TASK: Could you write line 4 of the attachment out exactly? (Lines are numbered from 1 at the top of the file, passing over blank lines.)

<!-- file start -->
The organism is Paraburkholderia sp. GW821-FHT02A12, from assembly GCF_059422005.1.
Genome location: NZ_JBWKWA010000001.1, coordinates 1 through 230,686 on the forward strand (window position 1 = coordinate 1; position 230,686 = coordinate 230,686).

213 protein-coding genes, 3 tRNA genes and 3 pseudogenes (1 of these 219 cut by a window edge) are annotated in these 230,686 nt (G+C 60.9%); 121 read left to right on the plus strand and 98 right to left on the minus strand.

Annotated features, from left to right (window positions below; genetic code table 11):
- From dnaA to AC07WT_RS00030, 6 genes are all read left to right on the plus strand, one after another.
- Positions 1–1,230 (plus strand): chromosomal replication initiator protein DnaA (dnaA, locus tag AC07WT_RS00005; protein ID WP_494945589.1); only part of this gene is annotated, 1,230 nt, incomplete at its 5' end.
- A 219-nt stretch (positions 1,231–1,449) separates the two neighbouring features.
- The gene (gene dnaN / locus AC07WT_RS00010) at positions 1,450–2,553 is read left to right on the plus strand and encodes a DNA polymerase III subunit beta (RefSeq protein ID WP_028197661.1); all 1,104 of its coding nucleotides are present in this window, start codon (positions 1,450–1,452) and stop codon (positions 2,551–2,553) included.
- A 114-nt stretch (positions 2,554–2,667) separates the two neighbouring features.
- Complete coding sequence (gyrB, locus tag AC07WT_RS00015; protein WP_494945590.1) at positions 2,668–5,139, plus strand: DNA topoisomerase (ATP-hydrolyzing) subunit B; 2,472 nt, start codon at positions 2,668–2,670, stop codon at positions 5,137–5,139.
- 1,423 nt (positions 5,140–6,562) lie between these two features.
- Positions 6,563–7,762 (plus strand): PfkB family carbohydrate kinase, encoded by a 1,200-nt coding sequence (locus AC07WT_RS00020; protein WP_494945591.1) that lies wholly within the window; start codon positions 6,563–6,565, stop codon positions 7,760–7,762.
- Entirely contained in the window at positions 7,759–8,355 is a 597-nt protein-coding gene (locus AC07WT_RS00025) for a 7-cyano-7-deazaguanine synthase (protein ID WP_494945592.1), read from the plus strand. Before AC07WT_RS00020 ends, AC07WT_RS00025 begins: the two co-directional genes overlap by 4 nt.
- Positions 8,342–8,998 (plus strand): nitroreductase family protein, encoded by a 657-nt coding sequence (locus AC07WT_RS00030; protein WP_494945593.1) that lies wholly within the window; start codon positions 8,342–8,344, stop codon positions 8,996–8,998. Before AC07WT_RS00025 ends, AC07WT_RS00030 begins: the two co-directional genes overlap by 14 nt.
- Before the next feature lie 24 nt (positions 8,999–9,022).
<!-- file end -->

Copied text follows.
Annotated features, from left to right (window positions below; genetic code table 11):